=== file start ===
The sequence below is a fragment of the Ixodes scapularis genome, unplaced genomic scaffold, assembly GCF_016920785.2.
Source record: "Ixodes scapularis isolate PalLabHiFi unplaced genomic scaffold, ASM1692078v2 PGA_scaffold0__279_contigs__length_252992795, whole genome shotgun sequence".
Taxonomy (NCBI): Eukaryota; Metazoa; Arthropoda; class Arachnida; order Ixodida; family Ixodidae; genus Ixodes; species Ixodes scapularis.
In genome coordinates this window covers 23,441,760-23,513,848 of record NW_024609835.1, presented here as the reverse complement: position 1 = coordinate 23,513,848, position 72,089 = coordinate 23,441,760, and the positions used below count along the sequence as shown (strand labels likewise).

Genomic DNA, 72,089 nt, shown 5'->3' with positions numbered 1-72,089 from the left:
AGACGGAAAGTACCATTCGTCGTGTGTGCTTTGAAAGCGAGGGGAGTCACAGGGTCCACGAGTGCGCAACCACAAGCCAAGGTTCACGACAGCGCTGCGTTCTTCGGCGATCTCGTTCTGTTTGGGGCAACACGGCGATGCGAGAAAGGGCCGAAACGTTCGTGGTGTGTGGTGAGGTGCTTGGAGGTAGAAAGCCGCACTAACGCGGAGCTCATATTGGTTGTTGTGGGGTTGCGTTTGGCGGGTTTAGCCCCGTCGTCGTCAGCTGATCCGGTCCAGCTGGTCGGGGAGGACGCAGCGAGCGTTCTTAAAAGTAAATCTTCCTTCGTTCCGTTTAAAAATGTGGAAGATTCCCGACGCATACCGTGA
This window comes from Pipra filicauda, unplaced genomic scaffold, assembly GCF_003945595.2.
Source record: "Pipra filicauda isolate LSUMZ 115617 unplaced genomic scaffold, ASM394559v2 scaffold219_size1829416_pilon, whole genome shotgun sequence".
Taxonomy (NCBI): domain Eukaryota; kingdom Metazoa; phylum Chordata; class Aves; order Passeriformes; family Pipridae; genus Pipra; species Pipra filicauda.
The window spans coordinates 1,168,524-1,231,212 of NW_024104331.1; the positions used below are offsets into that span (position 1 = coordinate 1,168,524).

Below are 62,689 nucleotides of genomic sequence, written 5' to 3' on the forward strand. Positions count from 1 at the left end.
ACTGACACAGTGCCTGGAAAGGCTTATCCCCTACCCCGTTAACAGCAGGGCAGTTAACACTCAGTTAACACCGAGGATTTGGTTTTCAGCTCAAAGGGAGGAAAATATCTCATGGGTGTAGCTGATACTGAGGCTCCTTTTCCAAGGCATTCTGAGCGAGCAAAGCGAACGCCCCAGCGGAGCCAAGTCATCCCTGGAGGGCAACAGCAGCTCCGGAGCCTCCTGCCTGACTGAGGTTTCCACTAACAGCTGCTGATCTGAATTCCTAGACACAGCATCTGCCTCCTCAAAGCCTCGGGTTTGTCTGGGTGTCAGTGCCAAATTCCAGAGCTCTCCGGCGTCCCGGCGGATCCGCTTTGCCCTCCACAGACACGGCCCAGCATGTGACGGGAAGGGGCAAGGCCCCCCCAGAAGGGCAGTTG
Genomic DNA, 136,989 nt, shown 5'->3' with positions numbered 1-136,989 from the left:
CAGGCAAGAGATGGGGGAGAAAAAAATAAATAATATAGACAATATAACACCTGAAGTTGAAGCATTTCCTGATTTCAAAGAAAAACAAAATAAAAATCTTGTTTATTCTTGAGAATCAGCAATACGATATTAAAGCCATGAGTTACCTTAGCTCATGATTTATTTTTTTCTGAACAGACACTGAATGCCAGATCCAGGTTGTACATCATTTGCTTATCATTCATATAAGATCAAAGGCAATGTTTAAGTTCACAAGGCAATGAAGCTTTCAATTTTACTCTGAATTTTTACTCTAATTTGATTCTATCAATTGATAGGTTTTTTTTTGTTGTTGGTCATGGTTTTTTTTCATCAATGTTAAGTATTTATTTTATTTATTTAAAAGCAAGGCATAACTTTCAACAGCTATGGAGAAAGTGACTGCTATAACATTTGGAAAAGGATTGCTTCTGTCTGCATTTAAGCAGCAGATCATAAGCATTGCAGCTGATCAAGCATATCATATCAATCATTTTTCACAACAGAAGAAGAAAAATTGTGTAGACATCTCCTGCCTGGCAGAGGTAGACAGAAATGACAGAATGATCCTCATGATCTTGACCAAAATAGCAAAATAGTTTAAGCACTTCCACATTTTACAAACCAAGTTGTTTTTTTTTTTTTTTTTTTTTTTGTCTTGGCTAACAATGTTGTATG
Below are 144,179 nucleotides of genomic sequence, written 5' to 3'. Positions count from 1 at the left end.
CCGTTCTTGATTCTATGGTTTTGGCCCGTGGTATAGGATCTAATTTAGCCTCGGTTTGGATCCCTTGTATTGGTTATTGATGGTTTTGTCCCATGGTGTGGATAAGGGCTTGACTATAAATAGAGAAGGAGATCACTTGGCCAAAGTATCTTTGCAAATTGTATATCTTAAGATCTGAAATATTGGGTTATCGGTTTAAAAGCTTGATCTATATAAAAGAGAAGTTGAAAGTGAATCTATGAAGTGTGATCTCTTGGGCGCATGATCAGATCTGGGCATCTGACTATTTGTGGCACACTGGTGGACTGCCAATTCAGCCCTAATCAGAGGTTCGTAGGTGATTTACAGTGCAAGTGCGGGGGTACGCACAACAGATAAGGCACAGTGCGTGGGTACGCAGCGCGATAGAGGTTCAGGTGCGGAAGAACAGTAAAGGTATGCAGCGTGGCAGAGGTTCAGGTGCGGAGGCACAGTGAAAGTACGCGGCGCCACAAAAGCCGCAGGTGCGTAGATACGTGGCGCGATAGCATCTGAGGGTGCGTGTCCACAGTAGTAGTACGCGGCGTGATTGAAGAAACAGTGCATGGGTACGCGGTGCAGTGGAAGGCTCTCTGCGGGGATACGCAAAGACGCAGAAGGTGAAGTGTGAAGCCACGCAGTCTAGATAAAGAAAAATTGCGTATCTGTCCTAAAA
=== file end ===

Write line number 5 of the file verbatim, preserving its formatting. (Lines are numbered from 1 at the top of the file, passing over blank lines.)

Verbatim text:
Genomic DNA, 72,089 nt, shown 5'->3' with positions numbered 1-72,089 from the left: